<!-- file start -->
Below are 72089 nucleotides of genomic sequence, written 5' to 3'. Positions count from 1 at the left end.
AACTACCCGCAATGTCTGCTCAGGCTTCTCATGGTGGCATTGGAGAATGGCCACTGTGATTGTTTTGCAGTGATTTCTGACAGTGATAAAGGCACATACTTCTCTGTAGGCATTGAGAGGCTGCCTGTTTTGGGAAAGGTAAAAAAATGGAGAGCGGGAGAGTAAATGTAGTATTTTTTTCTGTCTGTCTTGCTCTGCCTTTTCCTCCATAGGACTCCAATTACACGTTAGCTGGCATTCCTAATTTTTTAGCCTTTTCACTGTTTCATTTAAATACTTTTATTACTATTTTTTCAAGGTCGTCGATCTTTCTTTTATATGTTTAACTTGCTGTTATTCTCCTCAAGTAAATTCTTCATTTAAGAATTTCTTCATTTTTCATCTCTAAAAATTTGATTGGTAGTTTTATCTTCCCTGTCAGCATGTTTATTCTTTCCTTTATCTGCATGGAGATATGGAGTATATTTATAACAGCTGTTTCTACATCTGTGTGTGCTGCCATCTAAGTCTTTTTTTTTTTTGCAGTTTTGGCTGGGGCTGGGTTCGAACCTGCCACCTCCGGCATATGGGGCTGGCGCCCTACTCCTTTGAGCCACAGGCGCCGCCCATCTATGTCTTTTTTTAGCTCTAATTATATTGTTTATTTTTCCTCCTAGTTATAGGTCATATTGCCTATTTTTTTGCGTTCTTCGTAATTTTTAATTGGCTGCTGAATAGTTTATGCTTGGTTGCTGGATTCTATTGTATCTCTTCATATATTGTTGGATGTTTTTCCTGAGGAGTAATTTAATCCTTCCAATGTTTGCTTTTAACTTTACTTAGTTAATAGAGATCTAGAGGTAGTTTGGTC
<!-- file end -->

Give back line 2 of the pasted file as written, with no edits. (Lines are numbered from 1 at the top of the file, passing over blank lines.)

AACTACCCGCAATGTCTGCTCAGGCTTCTCATGGTGGCATTGGAGAATGGCCACTGTGATTGTTTTGCAGTGATTTCTGACAGTGATAAAGGCACATACTTCTCTGTAGGCATTGAGAGGCTGCCTGTTTTGGGAAAGGTAAAAAAATGGAGAGCGGGAGAGTAAATGTAGTATTTTTTTCTGTCTGTCTTGCTCTGCCTTTTCCTCCATAGGACTCCAATTACACGTTAGCTGGCATTCCTAATTTTTTAGCCTTTTCACTGTTTCATTTAAATACTTTTATTACTATTTTTTCAAGGTCGTCGATCTTTCTTTTATATGTTTAACTTGCTGTTATTCTCCTCAAGTAAATTCTTCATTTAAGAATTTCTTCATTTTTCATCTCTAAAAATTTGATTGGTAGTTTTATCTTCCCTGTCAGCATGTTTATTCTTTCCTTTATCTGCATGGAGATATGGAGTATATTTATAACAGCTGTTTCTACATCTGTGTGTGCTGCCATCTAAGTCTTTTTTTTTTTTGCAGTTTTGGCTGGGGCTGGGTTCGAACCTGCCACCTCCGGCATATGGGGCTGGCGCCCTACTCCTTTGAGCCACAGGCGCCGCCCATCTATGTCTTTTTTTAGCTCTAATTATATTGTTTATTTTTCCTCCTAGTTATAGGTCATATTGCCTATTTTTTTGCGTTCTTCGTAATTTTTAATTGGCTGCTGAATAGTTTATGCTTGGTTGCTGGATTCTATTGTATCTCTTCATATATTGTTGGATGTTTTTCCTGAGGAGTAATTTAATCCTTCCAATGTTTGCTTTTAACTTTACTTAGTTAATAGAGATCTAGAGGTAGTTTGGTC